I was raped by multiple men in Oman, says Malawian woman


A 32-year-old Malawian woman who was trafficked to Oman to work as a domestic worker says she worked in slave-like conditions and was repeatedly raped by her boss and his friends.

The woman, only identified as Georgina, spoke to the BBC’s Africa Eye.

She used to be a business owner in Lilongwe but was approached by agents who told her that there were opportunities for her to make more money working as a driver in Dubai.

Convinced, Georgina packed her bags and left Malawi but she ended up in Muscat, the capital of Oman.

There, she was given to a family who made her work long hours, seven days a week.

“I reached a point where I couldn’t take it,” she says.

She broke down as she narrated that her boss repeatedly raped her and threatened to shoot her if she screamed.

“It wasn’t only him,” she says. “He would bring friends and they would pay him after.”

She added: “They later started raping me anally. I got badly injured. I became so distraught.”

In a desperate move to find help, Georgina used Facebook to raise awareness about the abuse she was facing in Oman.

38-year-old Malawian social media activist Pililani Mombe Nyoni saw her message and began to investigate.

Nyoni passed her number to Georgina and she was inundated with messages from other girls who were also facing abuse while working as domestic workers in Oman.

“That’s when I said: ‘I am going to form a [WhatsApp] group because this looks like human trafficking,'” Nyoni told the BBC.

The group had over 50 Malawian women working as domestic workers in Oman and the women sent voice notes and videos detailing horrific conditions the women were enduring. Many of them said their passports had been taken away.

In Oman, employers pay agents to bring them domestic workers. This makes it difficult for a worker to leave an employer because the worker is demanded to pay the employer money in the range of US$1000 to US$2000.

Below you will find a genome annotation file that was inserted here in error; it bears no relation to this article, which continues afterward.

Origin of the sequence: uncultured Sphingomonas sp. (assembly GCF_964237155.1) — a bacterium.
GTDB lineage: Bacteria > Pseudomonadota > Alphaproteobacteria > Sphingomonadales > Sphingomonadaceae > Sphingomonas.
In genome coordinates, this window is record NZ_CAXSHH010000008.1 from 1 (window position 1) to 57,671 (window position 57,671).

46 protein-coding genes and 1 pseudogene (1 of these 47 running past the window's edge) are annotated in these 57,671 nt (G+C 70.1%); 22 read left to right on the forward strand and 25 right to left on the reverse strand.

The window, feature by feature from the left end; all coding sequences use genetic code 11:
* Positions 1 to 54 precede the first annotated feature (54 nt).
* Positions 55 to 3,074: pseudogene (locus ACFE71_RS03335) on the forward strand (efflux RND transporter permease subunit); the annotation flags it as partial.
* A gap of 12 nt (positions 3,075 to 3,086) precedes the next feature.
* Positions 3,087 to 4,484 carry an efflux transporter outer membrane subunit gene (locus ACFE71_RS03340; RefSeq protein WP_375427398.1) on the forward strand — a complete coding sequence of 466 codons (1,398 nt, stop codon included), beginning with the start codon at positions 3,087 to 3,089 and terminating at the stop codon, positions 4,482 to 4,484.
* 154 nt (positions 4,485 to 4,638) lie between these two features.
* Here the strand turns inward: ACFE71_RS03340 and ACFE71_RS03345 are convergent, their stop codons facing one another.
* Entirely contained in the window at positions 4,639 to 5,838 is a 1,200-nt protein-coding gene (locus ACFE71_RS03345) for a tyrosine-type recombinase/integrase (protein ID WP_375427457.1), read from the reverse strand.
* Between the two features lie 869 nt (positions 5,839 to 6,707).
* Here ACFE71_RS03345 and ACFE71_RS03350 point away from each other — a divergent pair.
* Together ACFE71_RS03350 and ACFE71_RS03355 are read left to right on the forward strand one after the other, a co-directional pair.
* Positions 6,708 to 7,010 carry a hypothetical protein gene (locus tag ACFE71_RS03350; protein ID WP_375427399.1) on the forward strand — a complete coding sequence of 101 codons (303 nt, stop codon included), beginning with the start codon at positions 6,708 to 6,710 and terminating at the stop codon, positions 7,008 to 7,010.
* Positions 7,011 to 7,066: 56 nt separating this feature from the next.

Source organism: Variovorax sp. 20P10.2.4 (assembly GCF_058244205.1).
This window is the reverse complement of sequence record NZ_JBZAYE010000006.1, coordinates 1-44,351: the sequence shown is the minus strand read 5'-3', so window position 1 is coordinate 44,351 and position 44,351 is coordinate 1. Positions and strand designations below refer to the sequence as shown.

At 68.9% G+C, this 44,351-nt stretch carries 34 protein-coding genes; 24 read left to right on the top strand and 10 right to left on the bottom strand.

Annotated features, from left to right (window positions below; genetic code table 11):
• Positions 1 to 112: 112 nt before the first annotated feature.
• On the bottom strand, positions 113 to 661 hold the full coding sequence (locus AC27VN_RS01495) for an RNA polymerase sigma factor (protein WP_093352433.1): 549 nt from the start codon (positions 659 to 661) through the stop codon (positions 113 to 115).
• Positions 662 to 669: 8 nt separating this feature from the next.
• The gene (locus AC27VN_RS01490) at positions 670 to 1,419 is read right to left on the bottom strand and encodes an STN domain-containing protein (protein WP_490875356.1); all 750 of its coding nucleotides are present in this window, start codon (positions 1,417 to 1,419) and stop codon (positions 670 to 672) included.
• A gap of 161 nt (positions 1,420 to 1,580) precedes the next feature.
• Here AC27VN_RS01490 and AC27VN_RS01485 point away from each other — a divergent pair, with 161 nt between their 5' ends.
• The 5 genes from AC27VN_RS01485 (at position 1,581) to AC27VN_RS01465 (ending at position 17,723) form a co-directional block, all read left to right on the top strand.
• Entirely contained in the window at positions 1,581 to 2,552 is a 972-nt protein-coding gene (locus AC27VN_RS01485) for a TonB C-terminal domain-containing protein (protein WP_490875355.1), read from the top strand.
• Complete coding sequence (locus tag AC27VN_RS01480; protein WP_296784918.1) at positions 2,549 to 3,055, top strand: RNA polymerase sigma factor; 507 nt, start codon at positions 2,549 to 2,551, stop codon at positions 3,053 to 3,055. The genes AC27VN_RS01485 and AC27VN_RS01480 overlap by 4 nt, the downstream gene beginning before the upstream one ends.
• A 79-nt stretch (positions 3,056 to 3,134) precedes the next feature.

In her quest to help Georgina, Nyoni eventually connected with Ekaterina Porras Sivolobova, founder of Do Bold, based in Greece. Do Bold identifies victims of trafficking or forced labour in the Gulf countries and then negotiates with their employer for them to be released.

Georgina returned to Malawi in June 2021, after she had stayed in Oman for three months.

Following Georgina’s return, local organisations in Malawi started mounting pressure on the Malawi Government to provide funds for the safe return of the girls trapped in Oman.

The Malawian Government, which also worked with Do Bold, told the BBC it has spent more than $160,000 (£125,000) to bring 54 women back from Oman.

One of the women who returned is 39-year-old Blessings who had travelled to Muscat in December 2022, leaving her four children with her sister, Stevelia, in Lilongwe.

She told the BBC that she was severely burned in the kitchen of the home she was working in, but her employer would not let her return to Malawi.

She eventually returned in October 2023 after Malawi Government intervened.

“I never thought there would come a time that I would see my family again, my children,” Blessings told the BBC.

“I had no idea that there are people on this earth who treat others like slaves.”

However, one of the women identified as Ida Chiwalo died while in Oman.

The Malawi Government has since said that it developing rules “to ensure safe, orderly and regular migration that benefits migrants, their families and the country at large”.


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